As Israeli Attacks Intensify, Shell Strikes U.N. Compound in Gaza

One of the Israeli strikes hit a United Nations compound that was being used to shelter up to 700 refugees from the attacks. U.N. Secretary General Ban ki-Moon, who is in the Middle East working to negotiate a ceasefire, called the attack “an outrage.”

“I conveyed my strong protest and outrage to the defense minister and foreign minister and demanded a full explanation,” Ban said.

Israeli Prime Minister Ehud Olmert defended the attack, saying Thursday that it was a response to a Palestinian attack on Israeli troops that originated from the United Nations Relief and Works Agency building, Reuters reported.

“It is absolutely true that we were attacked from that place,” Olmert said in broadcast remarks. “But the consequences were very sad and I apologize for it.”

Three staff members were injured in the U.N. compound. More than 1,000 Palestinians and 13 Israelis have been killed since the conflict began on Dec. 27.

Israeli ground troops have focused on Tel al-Hawa neighborhood in Gaza City. Many residents have fled, searching for safety as Israeli forces enter heavily populated areas.

Israeli Foreign Minister Tzipi Livni accused Hamas of using civilians as shields. “And at the end of the day, even though we try to avoid civilian casualties, these things happen,” Livni said.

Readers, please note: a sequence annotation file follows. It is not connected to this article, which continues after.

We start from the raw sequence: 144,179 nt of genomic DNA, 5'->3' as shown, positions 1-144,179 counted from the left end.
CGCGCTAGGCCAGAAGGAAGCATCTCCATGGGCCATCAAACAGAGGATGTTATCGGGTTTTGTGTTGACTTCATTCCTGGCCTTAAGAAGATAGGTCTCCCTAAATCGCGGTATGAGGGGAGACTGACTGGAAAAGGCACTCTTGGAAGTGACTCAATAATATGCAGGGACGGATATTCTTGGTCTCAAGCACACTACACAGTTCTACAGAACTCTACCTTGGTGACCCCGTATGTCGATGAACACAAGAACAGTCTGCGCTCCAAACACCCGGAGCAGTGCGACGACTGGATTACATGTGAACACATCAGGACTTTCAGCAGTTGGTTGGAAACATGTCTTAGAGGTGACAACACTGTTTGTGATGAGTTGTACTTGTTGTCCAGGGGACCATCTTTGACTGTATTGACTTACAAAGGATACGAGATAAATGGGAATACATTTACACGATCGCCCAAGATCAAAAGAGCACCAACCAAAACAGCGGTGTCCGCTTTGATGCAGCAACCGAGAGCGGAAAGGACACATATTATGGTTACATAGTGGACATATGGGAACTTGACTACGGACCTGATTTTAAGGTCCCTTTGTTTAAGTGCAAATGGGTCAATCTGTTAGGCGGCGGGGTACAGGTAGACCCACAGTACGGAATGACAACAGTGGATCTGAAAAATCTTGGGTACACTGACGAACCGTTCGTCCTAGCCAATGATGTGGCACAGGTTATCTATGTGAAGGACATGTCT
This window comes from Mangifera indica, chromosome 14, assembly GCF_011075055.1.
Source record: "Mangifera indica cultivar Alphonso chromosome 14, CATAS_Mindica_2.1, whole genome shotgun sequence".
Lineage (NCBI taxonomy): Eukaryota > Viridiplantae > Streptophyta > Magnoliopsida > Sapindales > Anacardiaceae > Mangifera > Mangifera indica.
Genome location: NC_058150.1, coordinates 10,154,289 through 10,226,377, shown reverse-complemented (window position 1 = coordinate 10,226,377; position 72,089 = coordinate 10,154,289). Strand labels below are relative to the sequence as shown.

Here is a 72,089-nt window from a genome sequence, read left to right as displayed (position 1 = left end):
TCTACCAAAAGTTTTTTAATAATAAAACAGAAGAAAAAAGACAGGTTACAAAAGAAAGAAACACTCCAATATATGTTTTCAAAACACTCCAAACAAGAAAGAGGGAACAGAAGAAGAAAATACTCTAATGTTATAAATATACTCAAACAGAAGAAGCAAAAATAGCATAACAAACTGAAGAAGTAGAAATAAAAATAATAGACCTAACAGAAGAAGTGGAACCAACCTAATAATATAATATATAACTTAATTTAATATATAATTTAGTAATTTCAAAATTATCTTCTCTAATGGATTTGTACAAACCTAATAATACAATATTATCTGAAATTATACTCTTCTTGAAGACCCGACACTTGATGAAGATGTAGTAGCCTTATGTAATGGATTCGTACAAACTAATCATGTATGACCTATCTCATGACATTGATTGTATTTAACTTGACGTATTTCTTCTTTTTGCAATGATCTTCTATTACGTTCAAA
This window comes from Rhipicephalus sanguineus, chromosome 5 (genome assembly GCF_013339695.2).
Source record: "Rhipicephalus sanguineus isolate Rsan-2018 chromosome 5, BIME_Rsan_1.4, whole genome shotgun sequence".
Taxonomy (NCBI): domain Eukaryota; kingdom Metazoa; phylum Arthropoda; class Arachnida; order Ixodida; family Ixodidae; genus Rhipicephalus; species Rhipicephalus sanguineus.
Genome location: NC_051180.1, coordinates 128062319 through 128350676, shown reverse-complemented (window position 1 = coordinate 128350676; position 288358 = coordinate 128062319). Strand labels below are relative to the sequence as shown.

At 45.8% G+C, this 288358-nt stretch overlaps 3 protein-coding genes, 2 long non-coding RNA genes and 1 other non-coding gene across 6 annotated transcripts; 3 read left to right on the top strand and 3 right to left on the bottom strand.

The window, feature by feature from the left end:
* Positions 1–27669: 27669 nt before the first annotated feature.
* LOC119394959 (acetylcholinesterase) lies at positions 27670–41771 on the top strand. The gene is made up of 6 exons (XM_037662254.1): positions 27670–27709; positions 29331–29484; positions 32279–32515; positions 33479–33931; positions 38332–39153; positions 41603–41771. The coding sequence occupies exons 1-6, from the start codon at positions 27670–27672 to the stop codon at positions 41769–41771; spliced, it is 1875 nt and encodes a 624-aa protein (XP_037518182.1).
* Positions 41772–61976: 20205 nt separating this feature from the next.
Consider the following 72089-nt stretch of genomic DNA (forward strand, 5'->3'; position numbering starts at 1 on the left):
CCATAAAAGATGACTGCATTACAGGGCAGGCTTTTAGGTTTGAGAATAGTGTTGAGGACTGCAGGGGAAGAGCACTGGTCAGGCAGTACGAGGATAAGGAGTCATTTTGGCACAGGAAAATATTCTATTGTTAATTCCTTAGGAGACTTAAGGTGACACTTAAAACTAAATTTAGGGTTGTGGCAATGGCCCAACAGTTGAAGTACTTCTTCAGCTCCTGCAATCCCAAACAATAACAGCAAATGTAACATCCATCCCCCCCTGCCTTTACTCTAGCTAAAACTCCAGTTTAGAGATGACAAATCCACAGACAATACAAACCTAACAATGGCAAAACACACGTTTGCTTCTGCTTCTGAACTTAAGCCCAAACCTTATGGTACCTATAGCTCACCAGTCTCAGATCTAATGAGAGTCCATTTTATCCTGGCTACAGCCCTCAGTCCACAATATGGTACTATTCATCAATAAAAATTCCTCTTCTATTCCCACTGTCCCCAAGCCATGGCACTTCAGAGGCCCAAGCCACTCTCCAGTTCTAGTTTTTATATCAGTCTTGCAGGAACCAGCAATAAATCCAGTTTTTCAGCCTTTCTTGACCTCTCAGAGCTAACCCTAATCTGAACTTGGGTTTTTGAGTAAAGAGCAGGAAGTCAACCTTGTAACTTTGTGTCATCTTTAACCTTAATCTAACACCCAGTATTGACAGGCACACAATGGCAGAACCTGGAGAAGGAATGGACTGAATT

Livni is running to replace Olmert as prime minister in the country’s Feb. 10 election.

The heavy shelling that hit the compound as well as a media building and a hospital may be Israel’s final push in Gaza Strip before the two sides begin to finalize a ceasefire deal at talks in Cairo.

An Israeli envoy joined Egyptian mediators on Thursday to discuss an Egyptian-brokered truce for a phased cease-fire.

Israel has demanded that Hamas stop firing rockets into southern Israel and end weapons smuggling through Egypt into Gaza. Israeli officials say they will not agree to a deal that allows Hamas to rearm.

Israeli analyst Gerald Steinberg of Bar Ilan University told National Public Radio that the Israeli leadership would like to end the conflict before President-elect Obama’s inauguration on Jan. 20.

“It would be good to have a new page when, a semi-new page, nothing’s new in the Middle East, but if you have the pictures of the inauguration combined with a lot more fighting in Gaza and outside, that would take some of the sheen off the Obama inauguration. So Israel’s very conscious of that,” Steinberg said.

Hamas rocket fire continued on Thursday as they launched about 14 rockets over the border. According to Reuters, police said they caused some damage but no casualties. Rocket attacks have decreased since the conflict began.